- Gentlemen, start your drones: Judge’s ruling opens door for commercial use
- Soldier who hid, bragged about not saluting flag to be punished — in secret
- ‘Maverick’ of the seas: ‘Top Gun’ school for U.S. ship officers to launch
- Putin declares Sochi Paralympics open amid Ukrainian protest
- ‘In Jesus name, we pray’ sparks ire at Ohio council meeting
- Navy’s first laser weapon ready for prime time; drone killer to deploy this summer
- Billionaire backer: Rick Santorum ‘needs to be heard’ in 2016
- Obamacare fallout: 49 percent pessimistic; 45 percent ‘scared’
- DHS accused of holding U.S. citizen at airport, using emails to pry into her sex life
- Seattle socialist: Minimum-wage discussion skewed by ‘right-wing’ GAO analysis
Latest Lou Gehrig Items
Ichiro Suzuki slashed a single the opposite way with his unique swing for the 4,000th hit of a career split between Japan and the major leagues.
Alex Rodriguez's corner locker in the New York Yankees' clubhouse is filled with four cardboard boxes of bats, a dozen jerseys, a dangling athletic supporter, two baseball caps and four books.
Ohio doesn't recognize gay marriage, but a federal judge ordered this week that it must in the case of a dying man who married his partner in Maryland, where the unions are legal, and list the couple on the official state death certificate.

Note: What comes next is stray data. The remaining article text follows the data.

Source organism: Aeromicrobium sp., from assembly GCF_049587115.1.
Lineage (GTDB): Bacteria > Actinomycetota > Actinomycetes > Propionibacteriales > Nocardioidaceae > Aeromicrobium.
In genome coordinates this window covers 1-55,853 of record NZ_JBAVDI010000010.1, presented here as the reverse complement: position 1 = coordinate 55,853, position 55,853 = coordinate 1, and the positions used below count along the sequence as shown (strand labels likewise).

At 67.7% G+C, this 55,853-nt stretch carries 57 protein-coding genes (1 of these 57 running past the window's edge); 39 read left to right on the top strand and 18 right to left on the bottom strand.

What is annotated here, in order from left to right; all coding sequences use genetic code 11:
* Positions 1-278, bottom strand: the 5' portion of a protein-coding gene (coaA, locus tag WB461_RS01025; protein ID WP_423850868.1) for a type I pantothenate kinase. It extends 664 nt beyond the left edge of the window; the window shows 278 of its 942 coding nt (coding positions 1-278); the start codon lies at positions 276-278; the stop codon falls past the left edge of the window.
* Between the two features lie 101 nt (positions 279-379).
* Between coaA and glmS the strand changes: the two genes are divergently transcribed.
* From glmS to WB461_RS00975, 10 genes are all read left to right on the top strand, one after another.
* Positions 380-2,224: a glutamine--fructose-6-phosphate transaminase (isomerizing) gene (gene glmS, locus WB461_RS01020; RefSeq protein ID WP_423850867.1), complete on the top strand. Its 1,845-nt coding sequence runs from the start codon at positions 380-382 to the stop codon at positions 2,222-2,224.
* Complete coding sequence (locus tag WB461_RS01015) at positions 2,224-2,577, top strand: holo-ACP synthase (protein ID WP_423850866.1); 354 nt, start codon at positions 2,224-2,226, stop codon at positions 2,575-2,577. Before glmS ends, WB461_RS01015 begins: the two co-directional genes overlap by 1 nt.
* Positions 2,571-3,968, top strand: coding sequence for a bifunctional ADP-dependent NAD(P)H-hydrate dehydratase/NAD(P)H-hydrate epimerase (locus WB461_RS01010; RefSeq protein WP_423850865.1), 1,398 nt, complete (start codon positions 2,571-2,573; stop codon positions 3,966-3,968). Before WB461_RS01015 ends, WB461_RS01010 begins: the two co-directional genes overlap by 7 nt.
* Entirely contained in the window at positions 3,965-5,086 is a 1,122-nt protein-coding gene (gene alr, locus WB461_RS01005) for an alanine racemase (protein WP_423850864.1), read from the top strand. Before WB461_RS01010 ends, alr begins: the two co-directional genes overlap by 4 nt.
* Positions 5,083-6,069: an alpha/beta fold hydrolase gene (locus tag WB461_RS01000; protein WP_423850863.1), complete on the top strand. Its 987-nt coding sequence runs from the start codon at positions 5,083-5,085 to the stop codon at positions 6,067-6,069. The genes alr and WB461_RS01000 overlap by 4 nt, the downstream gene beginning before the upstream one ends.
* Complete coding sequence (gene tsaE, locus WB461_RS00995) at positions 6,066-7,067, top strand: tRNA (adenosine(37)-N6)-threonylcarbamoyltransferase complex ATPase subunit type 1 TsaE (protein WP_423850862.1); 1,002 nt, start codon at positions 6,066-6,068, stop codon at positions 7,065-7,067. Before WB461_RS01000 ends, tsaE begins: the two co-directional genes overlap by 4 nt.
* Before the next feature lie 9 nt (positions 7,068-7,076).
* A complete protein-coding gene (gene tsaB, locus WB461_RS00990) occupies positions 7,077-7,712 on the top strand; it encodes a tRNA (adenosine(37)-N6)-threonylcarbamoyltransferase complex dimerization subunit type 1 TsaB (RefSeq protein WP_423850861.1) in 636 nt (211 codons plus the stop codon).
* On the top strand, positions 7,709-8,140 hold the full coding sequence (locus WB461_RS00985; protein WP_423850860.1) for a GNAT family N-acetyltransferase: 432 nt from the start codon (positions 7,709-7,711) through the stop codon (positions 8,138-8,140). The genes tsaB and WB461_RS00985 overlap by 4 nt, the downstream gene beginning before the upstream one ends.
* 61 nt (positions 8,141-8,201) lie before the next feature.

Quick _ name the All-Star MVP from last year.
From a famous speech that has echoed for decades to a crazy slugfest at Coors Field, baseball has had its share of memorable moments on July Fourth. Here's a look back at some of the all-time moments of the day.
One of the show's hosts, Nick Cellini, took to Twitter to apologize while listeners on the station's Facebook page called for the hosts to be fired.
Just before former Massachusetts Gov. Argeo Paul Cellucci announced publicly that he had amyotrophic lateral sclerosis, he told the chancellor at the University of Massachusetts Medical School that he was determined to do something to turn the diagnosis into a positive.
If Stephen Hawking, as a scientist, wants to be logical in his boycott of anything associated with Israeli technology, including conferences that are being held in Israel, then he should extend his efforts to banning the use of Israeli developments and products ("Why Stephen Hawking's Israel boycott matters," Web, May 11). Unfortunately, such an action would render his ability to communicate almost nil.